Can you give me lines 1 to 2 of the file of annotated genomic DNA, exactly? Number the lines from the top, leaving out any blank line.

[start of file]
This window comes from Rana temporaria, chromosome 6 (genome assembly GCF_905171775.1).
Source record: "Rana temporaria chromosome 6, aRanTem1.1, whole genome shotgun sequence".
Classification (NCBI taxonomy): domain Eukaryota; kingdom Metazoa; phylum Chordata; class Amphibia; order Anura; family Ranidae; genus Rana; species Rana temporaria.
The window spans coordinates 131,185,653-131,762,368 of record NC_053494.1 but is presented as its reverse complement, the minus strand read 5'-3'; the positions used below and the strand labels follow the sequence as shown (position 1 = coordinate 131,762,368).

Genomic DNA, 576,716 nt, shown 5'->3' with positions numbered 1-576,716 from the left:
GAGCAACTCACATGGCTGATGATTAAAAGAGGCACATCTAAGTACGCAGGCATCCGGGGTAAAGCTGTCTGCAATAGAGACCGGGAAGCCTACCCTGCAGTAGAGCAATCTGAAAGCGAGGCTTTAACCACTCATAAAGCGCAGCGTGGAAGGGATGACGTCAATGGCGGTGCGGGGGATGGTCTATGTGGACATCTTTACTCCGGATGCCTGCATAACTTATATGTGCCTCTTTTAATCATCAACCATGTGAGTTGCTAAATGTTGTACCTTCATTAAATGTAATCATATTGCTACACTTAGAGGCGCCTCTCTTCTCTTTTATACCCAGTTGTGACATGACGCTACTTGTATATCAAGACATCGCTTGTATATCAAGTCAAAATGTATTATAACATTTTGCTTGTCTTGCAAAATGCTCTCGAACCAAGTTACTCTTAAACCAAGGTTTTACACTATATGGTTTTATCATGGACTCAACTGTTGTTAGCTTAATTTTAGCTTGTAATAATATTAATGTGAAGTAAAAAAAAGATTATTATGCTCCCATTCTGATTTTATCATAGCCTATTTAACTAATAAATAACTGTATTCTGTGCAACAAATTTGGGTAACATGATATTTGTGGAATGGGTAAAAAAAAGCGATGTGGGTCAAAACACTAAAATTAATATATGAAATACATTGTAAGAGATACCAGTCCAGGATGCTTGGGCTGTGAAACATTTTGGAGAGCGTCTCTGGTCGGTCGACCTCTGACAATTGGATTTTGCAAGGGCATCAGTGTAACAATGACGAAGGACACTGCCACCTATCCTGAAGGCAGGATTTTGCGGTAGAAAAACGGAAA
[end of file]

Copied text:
This window comes from Rana temporaria, chromosome 6 (genome assembly GCF_905171775.1).
Source record: "Rana temporaria chromosome 6, aRanTem1.1, whole genome shotgun sequence".